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An Olympic trophy carries dust

An Olympic trophy carries dust

‘Memories last forever – Mary Lou Retton, Olympic Gymnast’

After my summer break I’ve been back in action, this time speaking on SLBC’s Tea Break about the 2012 Olympics, which start in London 1 year from now.

In July next year, thousands of young people will march proudly into a magnificent new stadium behind their national flags. They will have trained, strained and dreamed for years to get there. They will carry with them the hopes and dreams of their coaches, their families and their countries. Four billion spectators will join in via television.

When the competition begins athletes will run, swim, jump, throw and shoot their way into the history books. The world will be watching the biggest sporting event since the soccer world cup in South Africa last year. And what a spectacle it will be!

Organising such an extravaganza has been neither cheap nor easy. But from the outset of planning, the Olympics organisers have been determined to leave a valuable legacy for future generations. The world class stadium, for example, will become the home ground for West Ham United. And the accommodation blocks built for the athletes will become low cost housing for the people of east London.

They were also determined to use the Games to inspire young people, to introduce them to sport, to help them to become citizens and leaders their countries can be proud of. One project already changing lives is the International Inspiration programme. This has reached over 10 million young people around the world in 16 countries, including those in Africa.

For example, the UNHCR, the local organising committee and the IOC have launched a joint programme called Giving is Winning, aimed at distributing sports and casual clothes to refugees and displaced people around the world.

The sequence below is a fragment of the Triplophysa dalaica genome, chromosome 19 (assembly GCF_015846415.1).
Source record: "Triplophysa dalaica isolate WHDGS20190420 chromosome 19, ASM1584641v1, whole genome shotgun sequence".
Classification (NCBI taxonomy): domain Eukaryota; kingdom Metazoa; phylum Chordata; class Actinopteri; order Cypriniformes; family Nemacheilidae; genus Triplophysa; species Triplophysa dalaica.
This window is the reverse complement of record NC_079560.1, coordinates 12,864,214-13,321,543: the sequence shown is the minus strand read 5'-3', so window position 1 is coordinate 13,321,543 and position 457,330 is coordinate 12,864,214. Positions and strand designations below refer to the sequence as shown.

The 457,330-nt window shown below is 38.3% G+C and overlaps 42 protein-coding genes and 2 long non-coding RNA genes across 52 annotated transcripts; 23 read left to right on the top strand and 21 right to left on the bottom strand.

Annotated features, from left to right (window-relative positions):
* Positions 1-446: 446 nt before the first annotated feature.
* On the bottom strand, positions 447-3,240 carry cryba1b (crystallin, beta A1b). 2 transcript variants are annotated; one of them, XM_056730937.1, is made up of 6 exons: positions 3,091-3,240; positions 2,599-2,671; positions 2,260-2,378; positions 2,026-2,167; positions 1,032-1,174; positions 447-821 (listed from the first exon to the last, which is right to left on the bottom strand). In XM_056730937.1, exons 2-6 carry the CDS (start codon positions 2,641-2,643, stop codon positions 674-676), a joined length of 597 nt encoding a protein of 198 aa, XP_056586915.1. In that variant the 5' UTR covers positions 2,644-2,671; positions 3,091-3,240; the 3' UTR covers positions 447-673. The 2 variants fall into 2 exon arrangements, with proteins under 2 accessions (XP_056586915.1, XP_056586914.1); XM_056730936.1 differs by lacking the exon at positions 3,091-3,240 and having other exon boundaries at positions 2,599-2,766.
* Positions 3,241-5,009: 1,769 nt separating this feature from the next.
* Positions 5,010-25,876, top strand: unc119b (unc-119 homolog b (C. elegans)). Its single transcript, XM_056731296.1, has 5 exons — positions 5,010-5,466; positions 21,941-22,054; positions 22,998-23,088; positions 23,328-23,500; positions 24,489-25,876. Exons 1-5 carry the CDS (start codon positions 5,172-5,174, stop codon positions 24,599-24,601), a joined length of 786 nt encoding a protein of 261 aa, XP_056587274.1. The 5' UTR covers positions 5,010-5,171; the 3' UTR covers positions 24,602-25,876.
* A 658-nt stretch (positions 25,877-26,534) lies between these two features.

Sierra Leone will send a team to London. I for one will be looking out for them during the opening ceremonies. And I know that Sierra Leoneans everywhere will be cheering them on as they do their best to make us proud.

I hope that the team brings home a medal. Maybe Ola Sesay will jump her way to glory; maybe one of her team mates will climb a podium. But come what may, just qualifying for the Olympics puts an athlete near the top of his or her chosen sport. And that’s something to celebrate!

And we should not forget that the Paralympics that will follow the main games. I hope these will unlock opportunities for disabled people around the world – providing long term improvement to access, information and customer service to people with disabilities, opening up disabled sports and changing attitudes to disabled people.

Sierra Leone‘s very talented disabled footballers has represented the country in a number of international competitions. I hope they will qualify for London so that they can also showcase their talent and make Sierra Leone proud.

I’ll be watching on 28 July 2012. I hope you will be too.

Ian Hughes blog, British High Commission, Freetown

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